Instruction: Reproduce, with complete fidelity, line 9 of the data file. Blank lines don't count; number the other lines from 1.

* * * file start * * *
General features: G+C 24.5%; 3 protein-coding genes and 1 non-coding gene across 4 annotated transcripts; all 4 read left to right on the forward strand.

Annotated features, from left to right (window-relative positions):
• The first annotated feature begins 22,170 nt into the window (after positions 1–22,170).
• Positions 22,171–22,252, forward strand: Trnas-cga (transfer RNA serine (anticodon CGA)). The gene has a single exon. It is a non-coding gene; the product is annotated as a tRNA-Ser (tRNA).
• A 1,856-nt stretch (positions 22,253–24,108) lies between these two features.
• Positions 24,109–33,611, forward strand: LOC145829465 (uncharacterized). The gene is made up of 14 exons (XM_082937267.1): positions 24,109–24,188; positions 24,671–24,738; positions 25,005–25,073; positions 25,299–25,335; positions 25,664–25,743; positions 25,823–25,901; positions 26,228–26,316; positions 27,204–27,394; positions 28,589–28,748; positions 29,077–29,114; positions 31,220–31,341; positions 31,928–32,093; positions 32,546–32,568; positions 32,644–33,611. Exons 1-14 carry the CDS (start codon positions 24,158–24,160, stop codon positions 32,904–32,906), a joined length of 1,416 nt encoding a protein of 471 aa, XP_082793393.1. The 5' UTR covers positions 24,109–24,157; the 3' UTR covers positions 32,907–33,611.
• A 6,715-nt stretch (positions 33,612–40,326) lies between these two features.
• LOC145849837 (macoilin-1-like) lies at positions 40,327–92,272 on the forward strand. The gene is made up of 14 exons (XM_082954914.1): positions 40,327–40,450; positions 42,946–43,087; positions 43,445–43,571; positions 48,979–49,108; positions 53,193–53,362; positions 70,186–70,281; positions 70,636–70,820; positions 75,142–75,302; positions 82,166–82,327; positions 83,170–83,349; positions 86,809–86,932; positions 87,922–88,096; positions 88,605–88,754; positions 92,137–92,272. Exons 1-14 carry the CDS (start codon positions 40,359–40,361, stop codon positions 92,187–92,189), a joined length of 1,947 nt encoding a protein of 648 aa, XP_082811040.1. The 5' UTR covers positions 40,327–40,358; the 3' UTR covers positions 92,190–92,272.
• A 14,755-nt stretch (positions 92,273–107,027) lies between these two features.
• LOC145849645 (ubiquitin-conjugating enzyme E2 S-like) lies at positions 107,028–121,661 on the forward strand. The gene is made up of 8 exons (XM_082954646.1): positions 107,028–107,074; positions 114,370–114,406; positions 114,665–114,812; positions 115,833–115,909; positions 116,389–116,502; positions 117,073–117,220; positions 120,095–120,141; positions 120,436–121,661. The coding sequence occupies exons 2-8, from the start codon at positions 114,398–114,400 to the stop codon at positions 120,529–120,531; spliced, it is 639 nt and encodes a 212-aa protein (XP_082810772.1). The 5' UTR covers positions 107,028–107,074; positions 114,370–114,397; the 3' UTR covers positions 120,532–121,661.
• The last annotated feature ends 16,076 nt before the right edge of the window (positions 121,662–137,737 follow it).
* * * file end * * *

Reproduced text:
• A 14,755-nt stretch (positions 92,273–107,027) lies between these two features.